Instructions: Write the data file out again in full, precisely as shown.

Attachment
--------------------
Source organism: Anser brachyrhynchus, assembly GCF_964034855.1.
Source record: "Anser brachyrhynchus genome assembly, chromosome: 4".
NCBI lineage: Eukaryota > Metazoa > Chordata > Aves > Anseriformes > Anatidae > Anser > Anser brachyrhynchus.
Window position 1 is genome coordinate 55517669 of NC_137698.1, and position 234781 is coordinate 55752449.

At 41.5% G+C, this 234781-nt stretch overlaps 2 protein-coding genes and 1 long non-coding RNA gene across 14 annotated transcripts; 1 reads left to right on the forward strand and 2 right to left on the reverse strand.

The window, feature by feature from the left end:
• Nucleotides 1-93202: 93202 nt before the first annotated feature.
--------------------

Source organism: Anser brachyrhynchus, assembly GCF_964034855.1.
Source record: "Anser brachyrhynchus genome assembly, chromosome: 4".
NCBI lineage: Eukaryota > Metazoa > Chordata > Aves > Anseriformes > Anatidae > Anser > Anser brachyrhynchus.
Window position 1 is genome coordinate 55517669 of NC_137698.1, and position 234781 is coordinate 55752449.

At 41.5% G+C, this 234781-nt stretch overlaps 2 protein-coding genes and 1 long non-coding RNA gene across 14 annotated transcripts; 1 reads left to right on the forward strand and 2 right to left on the reverse strand.

The window, feature by feature from the left end:
• Nucleotides 1-93202: 93202 nt before the first annotated feature.